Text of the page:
Adobe gets creative

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First look: Bridge replaces File Browser

When Photoshop CS debuted in 2003, the fleshed-out File Browser was my favorite feature. I used it to quickly scan folders full of image and PDF files (searching visually and via metadata and keywords) and to prioritize images with the Flag command. Creative Suite 2’s Bridge is the File Browser writ large.

You can summon Bridge from Illustrator, InDesign, GoLive, and Photoshop. It lets you view PDF, .PSD, .AI, .INDD, and camera raw files, as well as the image formats File Browser handled so well. There are several view modes, but Filmstrip and Slideshow are especially useful when you need to zoom through a big batch of files.

Once you locate a file, you can add keywords and metadata, label it, and give it a star rating from one to five. (The latter two help manage files, as you can filter by label and star rating.) And if you choose Compact Mode, which shrinks Bridge to a floating palette, you can drag and drop any file from Bridge into a document created in CS 2. Or just double-click the thumbnail preview to open the file in the original application.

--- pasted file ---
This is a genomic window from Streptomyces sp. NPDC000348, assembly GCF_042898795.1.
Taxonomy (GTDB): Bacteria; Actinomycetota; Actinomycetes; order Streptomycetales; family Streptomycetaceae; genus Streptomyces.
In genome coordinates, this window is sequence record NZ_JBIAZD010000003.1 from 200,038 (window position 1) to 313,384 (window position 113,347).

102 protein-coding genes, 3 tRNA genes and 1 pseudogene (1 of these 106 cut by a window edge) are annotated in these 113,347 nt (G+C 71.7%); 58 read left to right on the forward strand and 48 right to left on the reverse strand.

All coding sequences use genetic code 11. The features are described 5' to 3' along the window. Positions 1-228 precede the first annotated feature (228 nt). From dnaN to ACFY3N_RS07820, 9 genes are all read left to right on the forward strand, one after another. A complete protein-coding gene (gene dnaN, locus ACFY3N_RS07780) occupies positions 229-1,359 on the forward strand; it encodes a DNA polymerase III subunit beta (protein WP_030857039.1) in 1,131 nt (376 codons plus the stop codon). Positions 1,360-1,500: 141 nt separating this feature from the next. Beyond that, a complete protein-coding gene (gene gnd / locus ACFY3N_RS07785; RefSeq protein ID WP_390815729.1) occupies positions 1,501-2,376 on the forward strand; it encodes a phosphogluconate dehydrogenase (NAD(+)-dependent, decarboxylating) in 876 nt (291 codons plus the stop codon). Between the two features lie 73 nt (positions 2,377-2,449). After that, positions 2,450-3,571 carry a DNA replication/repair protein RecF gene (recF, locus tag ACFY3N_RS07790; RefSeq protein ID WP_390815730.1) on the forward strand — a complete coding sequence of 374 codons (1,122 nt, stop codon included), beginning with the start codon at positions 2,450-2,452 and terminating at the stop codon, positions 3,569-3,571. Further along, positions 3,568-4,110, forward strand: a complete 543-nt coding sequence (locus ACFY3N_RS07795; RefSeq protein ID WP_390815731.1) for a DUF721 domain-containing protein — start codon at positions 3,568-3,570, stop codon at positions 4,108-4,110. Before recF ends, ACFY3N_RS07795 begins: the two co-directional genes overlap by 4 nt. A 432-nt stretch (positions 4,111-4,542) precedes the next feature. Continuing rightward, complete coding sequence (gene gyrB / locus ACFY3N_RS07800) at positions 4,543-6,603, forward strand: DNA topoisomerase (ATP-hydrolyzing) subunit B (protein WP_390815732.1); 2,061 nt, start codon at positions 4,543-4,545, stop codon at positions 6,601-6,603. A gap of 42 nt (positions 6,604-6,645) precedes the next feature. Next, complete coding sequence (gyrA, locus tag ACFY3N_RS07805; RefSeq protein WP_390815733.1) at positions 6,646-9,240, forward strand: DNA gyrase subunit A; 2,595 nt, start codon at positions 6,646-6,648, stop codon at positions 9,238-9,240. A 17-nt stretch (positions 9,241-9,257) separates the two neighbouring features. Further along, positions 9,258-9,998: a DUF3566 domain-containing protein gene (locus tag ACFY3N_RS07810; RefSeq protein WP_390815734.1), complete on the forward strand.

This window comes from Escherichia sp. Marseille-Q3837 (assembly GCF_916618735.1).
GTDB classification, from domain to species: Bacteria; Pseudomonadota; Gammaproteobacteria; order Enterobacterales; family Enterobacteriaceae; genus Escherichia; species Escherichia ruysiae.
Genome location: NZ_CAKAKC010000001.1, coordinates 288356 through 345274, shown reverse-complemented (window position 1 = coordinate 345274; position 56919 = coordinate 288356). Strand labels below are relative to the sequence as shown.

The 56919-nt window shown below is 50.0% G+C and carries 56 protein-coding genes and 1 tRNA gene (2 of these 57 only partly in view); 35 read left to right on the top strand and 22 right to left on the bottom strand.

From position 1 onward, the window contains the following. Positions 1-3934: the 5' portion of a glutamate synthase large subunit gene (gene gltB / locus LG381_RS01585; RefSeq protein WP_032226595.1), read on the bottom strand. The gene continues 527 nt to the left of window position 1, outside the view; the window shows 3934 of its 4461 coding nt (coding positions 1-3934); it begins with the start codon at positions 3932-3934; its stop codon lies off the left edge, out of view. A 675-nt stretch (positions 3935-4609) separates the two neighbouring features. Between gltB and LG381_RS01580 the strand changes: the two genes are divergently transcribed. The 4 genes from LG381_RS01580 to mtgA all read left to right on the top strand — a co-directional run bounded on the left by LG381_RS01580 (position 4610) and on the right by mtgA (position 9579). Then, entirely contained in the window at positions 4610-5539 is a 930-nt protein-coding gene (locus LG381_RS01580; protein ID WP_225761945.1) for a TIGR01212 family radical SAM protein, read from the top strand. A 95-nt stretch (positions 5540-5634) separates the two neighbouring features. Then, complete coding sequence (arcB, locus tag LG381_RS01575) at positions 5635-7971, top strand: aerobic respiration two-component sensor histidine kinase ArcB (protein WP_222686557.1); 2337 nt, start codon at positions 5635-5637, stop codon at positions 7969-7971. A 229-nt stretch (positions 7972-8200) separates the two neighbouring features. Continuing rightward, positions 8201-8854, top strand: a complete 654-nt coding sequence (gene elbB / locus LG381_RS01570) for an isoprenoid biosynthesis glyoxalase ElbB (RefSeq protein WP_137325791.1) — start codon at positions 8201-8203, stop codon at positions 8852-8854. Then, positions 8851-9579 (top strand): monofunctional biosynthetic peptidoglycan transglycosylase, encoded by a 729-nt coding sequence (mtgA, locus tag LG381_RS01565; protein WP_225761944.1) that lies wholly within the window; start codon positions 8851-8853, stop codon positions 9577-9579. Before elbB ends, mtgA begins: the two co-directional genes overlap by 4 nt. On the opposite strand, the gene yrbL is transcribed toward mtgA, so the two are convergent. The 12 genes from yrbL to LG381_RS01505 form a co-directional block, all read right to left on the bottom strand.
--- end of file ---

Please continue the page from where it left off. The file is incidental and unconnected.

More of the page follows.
Click image to open full screenshot

Bridge is also the jumping-off place for Adobe Stock Photos, where you can browse and buy royalty-free photos from several large stock agencies, including Photodisc, Comstock, and Digital Vision.

If you install the entire CS 2 suite (and not just individual applications), you’ll also get Bridge Center, Help Center, and Version Cue access. Bridge Center is where you synchronize color-management settings, so onscreen colors (including spot colors) look the same across all suite programs; it also includes an RSS news feed reader and tips for using Adobe programs. The Help Center brings information for every suite component into one location. And Version Cue lets you create new Version Cue projects and search and preview existing ones.—Terri Stone

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